The 30-minute meeting at Facebook’s California headquarters follows 18 months of demands for Zuckerberg to appear before Parliament
Facebook chief executive Mark Zuckerberg has met with UK culture secretary Jeremy Wright at the company’s California headquarters, following his repeated refusal to meet with British lawmakers amidst scandals over issues including data protection, harmful content and taxation.
The meeting, which took place on Thursday afternoon, was part of a tour Wright and digital minister Margot James are making of the US’ west coast this week, during which they are scheduled to meet with executives from Twitter, Apple, Google, YouTube, Snap and Tinder.
The Department for Digital, Culture, Media & Sport (DMCS) confirmed that Wright and Zuckerberg would discuss the British government’s plans “to make the UK the safest place in the world to be online”.
Ahead of the meeting, Wright said he wanted to see what Facebook could do to “keep people safe”.
New regulatory framework
“The era of self regulation is coming to an end but I still want to see innovative solutions on online harms being put forward by the industry,” Wright said in a statement.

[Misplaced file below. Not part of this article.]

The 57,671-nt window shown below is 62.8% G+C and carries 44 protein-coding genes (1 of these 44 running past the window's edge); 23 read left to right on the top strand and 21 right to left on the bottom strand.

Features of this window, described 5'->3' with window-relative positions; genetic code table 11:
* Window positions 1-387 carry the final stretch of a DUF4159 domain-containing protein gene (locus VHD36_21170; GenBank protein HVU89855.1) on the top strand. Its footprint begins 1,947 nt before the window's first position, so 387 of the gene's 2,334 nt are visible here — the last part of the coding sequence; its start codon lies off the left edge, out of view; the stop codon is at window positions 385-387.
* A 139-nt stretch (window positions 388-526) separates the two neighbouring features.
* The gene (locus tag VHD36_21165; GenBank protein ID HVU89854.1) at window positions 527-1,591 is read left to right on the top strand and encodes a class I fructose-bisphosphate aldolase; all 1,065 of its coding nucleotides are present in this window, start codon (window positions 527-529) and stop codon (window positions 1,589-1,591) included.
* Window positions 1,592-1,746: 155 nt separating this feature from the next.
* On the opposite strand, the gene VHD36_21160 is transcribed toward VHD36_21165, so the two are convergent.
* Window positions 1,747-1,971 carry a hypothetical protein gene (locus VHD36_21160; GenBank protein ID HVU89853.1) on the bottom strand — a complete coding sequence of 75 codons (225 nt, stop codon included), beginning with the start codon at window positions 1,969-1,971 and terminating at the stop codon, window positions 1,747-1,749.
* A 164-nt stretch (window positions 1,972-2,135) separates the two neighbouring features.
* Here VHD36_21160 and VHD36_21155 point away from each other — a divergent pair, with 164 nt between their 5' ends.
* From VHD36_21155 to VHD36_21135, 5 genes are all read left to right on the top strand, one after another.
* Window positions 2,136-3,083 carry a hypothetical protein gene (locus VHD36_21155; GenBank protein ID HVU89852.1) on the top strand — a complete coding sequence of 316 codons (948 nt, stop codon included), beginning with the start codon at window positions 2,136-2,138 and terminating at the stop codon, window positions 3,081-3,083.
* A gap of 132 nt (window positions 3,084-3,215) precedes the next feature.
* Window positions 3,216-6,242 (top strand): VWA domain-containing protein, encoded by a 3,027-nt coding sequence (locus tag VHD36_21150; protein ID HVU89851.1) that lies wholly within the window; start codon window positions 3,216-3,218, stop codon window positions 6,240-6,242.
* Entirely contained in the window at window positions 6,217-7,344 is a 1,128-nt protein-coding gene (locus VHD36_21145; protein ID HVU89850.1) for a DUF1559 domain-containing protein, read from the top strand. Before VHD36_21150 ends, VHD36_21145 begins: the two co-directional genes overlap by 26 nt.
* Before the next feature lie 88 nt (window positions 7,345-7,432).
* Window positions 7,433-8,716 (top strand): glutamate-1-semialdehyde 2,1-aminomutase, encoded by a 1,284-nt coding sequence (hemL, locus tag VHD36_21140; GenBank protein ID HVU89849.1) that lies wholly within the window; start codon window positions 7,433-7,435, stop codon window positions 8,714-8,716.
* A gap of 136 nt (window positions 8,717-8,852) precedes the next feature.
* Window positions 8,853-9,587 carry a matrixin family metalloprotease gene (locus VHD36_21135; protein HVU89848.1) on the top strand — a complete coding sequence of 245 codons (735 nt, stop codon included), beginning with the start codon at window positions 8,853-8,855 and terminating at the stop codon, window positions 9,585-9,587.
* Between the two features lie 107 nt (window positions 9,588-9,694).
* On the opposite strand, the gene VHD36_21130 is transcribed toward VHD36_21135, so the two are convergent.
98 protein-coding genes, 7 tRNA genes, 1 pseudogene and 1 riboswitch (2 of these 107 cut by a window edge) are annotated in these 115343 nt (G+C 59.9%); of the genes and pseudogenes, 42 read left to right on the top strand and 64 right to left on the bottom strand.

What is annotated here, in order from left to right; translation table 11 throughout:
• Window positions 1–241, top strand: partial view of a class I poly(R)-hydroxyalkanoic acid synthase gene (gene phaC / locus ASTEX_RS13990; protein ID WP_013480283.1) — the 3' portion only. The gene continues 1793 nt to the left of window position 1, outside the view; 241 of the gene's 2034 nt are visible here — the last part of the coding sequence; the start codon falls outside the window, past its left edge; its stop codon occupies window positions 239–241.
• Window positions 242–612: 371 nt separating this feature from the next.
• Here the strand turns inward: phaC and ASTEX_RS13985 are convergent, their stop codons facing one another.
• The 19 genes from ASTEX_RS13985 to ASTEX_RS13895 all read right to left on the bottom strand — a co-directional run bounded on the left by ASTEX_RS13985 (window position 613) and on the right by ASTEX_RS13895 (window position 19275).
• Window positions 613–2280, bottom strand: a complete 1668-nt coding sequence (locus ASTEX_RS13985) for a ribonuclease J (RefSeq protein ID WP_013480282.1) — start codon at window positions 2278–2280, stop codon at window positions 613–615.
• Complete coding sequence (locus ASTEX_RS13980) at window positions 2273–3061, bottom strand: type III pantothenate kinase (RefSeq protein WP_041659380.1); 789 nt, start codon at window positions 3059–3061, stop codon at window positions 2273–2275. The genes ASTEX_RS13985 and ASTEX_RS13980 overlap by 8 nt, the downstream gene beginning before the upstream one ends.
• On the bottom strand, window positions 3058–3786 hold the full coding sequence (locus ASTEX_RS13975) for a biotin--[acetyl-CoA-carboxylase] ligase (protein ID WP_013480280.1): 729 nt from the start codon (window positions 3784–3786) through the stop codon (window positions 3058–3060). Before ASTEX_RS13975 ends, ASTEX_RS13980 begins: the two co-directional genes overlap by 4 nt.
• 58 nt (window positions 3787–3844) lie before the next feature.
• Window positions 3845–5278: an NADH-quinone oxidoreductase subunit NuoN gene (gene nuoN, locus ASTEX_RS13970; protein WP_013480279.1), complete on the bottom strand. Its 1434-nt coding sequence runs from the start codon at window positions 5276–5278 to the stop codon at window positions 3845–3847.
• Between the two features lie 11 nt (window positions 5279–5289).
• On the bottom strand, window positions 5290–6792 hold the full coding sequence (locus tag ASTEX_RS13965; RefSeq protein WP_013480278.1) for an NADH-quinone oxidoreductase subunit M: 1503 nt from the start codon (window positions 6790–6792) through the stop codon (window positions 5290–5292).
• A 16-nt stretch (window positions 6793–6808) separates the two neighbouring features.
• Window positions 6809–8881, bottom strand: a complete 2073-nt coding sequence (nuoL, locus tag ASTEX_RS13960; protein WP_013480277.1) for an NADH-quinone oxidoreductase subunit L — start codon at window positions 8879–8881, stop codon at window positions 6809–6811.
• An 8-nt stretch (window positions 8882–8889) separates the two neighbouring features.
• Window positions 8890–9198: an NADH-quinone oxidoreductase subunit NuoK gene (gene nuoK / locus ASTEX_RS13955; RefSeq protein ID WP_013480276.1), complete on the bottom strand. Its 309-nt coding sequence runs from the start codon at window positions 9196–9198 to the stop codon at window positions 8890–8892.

“I look forward to meeting Mr Zuckerberg to discuss what more Facebook can do to help keep people safe on their platforms, as we prepare a new regulatory framework that will reinforce Facebook’s and other tech firms’ responsibility to keep us safe.”
The meeting was reported earlier by the BBC, which said the Wright had been allotted 30 minutes of Zuckerberg’s time.
The government has promised action on harmful content on Facebook and subsidiaries such as Instagram, as well as on the taxation of large overseas tech firms including Facebook, Apple, Google and Amazon.
A DMCS committee repeatedly demanded Zuckerberg’s attendance at hearings over a period of 18 months, but the Facebook chief declined, even while appearing before government committees in the US and the EU.
The committee’s probe culminated in a damning report published earlier this week, which described Facebook and other tech firms as behaving like a “digital gangsters”.
The 108-page report found Facebook had “intentionally and knowingly” violated data protection and anti-competition laws and required more regulation.
The paper called for the creation of an independent regulator that would impose a mandatory code of conduct on tech companies, with the ability to exact “large fines” for non-compliance.
“Companies like Facebook should not be allowed to behave like ‘digital gangsters’ in the online world, considering themselves to be ahead of and beyond the law,” said the report.
It singled out Zuckerberg’s “contempt” toward the British Parliament for refusing to appear at hearings.
“Mark Zuckerberg continually fails to show the levels of leadership and personal responsibility that should be expected from someone who sits at the top of one of the world’s biggest companies,” said committee chair Damian Collins in a statement.